Customers report higher satisfaction with security providers handling of COVID-19 than for other types of service providers (Figure 9). Moreover, these fee deferments and discounts may also forestall monitoring cancellations, a worthy goal in this time of uncertainty.

The Home Automation Deep Dive asked residential dealers about the effect of COVID-19 on their various revenue sources (Figure 10). The most dramatic decrease is for service revenue.

Again, however, this service hit is in part the result of deferments and discounts and may end up helping providers avoid some cancellations, and earn customer loyalty at the same time. That said, decreases are occurring across multiple revenue sources. These financial changes will be hardest for small dealers without ready sources for credit lines.

There may be a coming story of ‘cash is king’ if no further government relief occurs for small businesses. Banks are already tightening credit requirements.

Work From Home Adaptations

Adapt or die is an oft-heard maxim in business. Security providers have major challenges as well as some opportunities from the effects of COVID-19. Of course, economic uncertainty as well as unemployment causes hardship or consumers and, in turn, for their providers.

COVID-19 brings fear of infection and social distancing requirements that are hard on companies with installers who must go into the home. Providers must alleviate concern as they can by ‘best’ practices, including always wearing masks, social distancing and the like. But for some households, putting off the purchase of a security system requiring installation is occurring — and inevitable.

The countervailing opportunity is for increasing sales of DIY with smart home device adjacencies and required professional monitoring. Truck rolls are expensive for repairs, system problems, and helping consumers with DIY systems and device installation.

Combining that reality with consumers’ hesitancy to have strangers in their home has caused dealers to accelerate the development of tools for remote fixes. As shown in Figure 11, 62% of dealers report using remote diagnostics to solve smart home device issues and another 22% use phone calls.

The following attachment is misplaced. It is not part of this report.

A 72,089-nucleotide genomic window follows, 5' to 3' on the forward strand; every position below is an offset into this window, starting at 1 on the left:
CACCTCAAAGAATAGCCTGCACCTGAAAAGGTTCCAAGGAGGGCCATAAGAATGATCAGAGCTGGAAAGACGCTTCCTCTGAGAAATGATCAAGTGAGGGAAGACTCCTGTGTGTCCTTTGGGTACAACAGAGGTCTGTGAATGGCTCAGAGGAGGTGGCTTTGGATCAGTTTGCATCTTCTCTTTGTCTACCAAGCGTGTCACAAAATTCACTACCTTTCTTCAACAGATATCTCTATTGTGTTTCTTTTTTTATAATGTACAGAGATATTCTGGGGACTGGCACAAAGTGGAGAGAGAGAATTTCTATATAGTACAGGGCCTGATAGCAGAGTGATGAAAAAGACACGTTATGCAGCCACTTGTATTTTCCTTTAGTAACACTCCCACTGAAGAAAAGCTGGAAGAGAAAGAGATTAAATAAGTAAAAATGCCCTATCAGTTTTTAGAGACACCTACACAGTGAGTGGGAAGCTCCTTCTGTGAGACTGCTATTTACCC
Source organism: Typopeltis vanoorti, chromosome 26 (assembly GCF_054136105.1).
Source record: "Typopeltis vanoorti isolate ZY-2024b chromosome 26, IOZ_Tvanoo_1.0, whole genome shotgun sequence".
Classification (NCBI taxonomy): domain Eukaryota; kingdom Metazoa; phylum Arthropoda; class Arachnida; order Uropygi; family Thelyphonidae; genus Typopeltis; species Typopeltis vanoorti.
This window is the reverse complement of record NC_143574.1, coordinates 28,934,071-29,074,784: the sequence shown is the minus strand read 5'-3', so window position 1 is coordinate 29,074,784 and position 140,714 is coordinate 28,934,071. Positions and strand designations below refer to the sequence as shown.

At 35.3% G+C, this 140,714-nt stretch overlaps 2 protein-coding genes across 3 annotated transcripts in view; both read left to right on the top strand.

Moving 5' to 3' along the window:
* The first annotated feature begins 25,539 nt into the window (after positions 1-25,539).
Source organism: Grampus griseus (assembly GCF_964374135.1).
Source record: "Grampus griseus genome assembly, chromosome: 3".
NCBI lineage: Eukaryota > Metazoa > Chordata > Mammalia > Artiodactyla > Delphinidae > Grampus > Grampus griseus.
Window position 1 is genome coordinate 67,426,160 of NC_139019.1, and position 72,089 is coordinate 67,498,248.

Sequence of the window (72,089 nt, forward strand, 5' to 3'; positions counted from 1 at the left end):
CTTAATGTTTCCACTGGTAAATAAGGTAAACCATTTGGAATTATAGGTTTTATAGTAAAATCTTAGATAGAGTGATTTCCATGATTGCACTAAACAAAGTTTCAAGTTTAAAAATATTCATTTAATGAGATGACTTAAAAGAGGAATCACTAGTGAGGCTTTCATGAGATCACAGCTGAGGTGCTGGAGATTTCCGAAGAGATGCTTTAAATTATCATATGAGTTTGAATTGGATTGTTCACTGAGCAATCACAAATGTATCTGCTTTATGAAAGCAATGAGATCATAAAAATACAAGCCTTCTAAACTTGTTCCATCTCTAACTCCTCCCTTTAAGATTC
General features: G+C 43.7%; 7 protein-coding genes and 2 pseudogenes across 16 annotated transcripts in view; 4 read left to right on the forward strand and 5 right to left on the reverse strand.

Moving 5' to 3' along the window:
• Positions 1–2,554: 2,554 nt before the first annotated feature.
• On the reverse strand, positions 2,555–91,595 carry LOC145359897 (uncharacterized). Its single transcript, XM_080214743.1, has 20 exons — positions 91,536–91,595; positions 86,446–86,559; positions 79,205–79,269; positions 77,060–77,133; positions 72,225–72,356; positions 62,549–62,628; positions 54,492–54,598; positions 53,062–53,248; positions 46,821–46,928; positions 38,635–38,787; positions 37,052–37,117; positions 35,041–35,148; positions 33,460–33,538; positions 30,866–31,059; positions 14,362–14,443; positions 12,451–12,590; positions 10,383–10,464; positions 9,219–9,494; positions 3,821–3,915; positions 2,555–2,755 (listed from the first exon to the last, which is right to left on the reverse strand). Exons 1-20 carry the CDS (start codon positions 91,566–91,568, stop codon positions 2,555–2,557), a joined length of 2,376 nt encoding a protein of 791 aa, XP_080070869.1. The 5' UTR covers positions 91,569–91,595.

Only 7% report that a truck roll is their primary method to address system issues. Offering DIY security systems and smart home devices having clear ‘how to install’ instructions along with remote technical help is essential and cost effective.

DEEP DIVE RESULTS: Click here for the full results of the 2020 SSI Home Automation Deep Dive

Households are spending more time at home, causing more attention to the home. The security industry can benefit from that attention. Parks Associates’ July consumer survey showed 20% of broadband households having completed a DIY home improvement project since COVID-19 started; that number jumps to more than 25% for security owners and intenders.

Future-forward, approximately 15% of broadband households report intending to complete a home improvement project in the next six months (Figure 12). That percentage jumps to 25% for security system owners.

While 40% of broadband households intend to purchase some smart home device in the next 12 months, 63% of security system owners report that intention. These intentions provide an opportunity to market smart home devices that can be integrated with existing security systems or be added as standalones to a home.

Security providers have the customers who are most likely to value technology, most likely to be actively engaged with their homes and most likely to have children. Their customer demographics are a true competitive advantage; providers need to assess how to seize their powerful advantage for more and different sales.

Other forces beyond the pandemic battering the American household include political polarization, particularly high rates (to date) of COVID-19 as well as political protests in large cities, and fears for elderly relatives in general and specifically in nursing homes. Consumer actions in reaction to these stresses are multiple.

While some households are moving away from city living, others that can afford it are purchasing second homes. Those homes are good targets for both security systems and smart home devices like video doorbells and IP cameras. Fear for elderly relatives always concerns families, but that concern is now intense.

Seniors want to stay in their homes and their families want to help them do that. Independent living services are served by 46% of dealers (Figure 13), but remain a red-haired stepchild in functional depth.

They will ratchet up in value and capabilities given the experiences elderly people have endured during COVID-19. Providers that invest the time and resources to develop independent living solutions, not just for the elderly, but for anyone older or alone or suffering from a mild disability, will serve a market worth billions of dollars.

PERS, served by 60% of dealers today, will be refashioned to be less a sign of frailty to become more like a smartwatch with service. Security providers are well positioned to seize this role. COVID-19 will eventually be conquered, but no one is sure when. However, its impact will be felt for at least a generation.

Security providers are among the providers best suited to serve all but intense medical needs. To serve these needs well and profitably will require a laser-like focus on consumer needs and wants by providers. Tech companies will compete with or partner with security providers to ramp up functional capabilities and innovations.

Tricia Parks is CEO for Parks Associates.